Trainer Dale Capuano looks to add to record 11 Maryland Million wins

Good luck nudging Dale Capuano to reflect on his 11 Maryland Million victories.

No trainer has won more races on the day designed to showcase the state’s thoroughbred industry. And that’s fitting.

Capuano’s father, Phil, was a Maryland trainer. His brother, Gary, is a Maryland trainer. He’s rarely left his home state in a 36-year career that includes more than 3,000 wins. He is Mr. Maryland for his generation, just as King Leatherbury, Bud Delp, Dick Dutrow and John Tammaro were for the generation before.

But try to get the 54-year-old Capuano to “toot his own horn” ahead of Saturday’s 32nd Maryland Million at Laurel Park, and he’ll tell you about the losses.

They always outnumber the wins, you see. The bad beats happen in streaks. The miraculous victories happen one at a time.

Sure, Capuano has won 3,328 career races. But he’s lost almost 14,000. Sure, he’s won 11 on Million day. But for the first 10 years of the event, he didn’t win any.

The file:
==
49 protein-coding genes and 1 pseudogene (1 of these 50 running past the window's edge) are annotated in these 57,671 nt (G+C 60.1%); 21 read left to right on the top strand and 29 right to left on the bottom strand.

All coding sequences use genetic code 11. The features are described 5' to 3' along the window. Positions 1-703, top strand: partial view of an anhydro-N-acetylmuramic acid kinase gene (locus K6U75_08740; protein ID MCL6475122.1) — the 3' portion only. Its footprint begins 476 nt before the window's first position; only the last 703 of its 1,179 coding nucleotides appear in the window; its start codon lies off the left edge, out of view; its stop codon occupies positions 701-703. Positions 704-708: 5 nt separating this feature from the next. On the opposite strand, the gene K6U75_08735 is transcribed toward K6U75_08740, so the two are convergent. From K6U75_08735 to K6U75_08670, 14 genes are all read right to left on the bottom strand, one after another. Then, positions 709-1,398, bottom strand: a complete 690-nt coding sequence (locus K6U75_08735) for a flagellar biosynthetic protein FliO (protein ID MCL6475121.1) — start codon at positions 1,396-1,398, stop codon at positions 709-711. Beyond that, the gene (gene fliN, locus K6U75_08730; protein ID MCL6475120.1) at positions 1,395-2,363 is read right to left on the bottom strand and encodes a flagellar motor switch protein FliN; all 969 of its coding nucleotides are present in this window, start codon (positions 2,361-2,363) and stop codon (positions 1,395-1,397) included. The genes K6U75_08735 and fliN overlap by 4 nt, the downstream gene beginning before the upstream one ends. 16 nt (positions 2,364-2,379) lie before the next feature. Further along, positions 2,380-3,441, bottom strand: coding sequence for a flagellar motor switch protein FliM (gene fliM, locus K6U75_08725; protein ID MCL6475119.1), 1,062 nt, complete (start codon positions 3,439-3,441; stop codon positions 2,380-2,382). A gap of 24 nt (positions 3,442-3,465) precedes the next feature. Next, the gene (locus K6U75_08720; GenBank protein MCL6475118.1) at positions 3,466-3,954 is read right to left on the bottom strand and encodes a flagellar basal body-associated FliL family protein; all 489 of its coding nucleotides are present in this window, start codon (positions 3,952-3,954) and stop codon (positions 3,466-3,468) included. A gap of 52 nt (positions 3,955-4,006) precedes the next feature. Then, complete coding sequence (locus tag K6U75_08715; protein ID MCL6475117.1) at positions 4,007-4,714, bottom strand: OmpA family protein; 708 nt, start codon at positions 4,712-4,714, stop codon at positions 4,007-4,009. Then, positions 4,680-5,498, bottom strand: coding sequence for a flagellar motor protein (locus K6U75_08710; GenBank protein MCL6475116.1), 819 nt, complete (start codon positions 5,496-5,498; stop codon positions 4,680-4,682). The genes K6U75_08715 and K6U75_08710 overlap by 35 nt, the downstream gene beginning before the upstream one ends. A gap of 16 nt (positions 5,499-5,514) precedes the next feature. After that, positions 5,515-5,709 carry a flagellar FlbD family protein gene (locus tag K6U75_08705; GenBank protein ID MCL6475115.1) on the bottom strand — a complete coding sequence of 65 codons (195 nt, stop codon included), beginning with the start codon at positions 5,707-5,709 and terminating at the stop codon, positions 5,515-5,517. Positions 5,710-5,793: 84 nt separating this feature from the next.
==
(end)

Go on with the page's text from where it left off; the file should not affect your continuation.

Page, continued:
“We didn’t start off too well,” he says in typically understated fashion. “But once you get the first one under your belt, like anything else I guess, it gets a little easier.”

He’ll take four more shots on Saturday. He likes fillies Chapel of Chimes and Rocky Policy but sounds less certain about his other entries, Tricky Lion and Fly and Flutter. Maybe he’ll add to his win total. Maybe he won’t. Either way, he’ll probably be back with another batch next year.

Capuano’s career record — he ranks 24th all time and 15th among active trainers in victories — is a testament to persistence, even if he shrugs and says, “They’re just numbers.”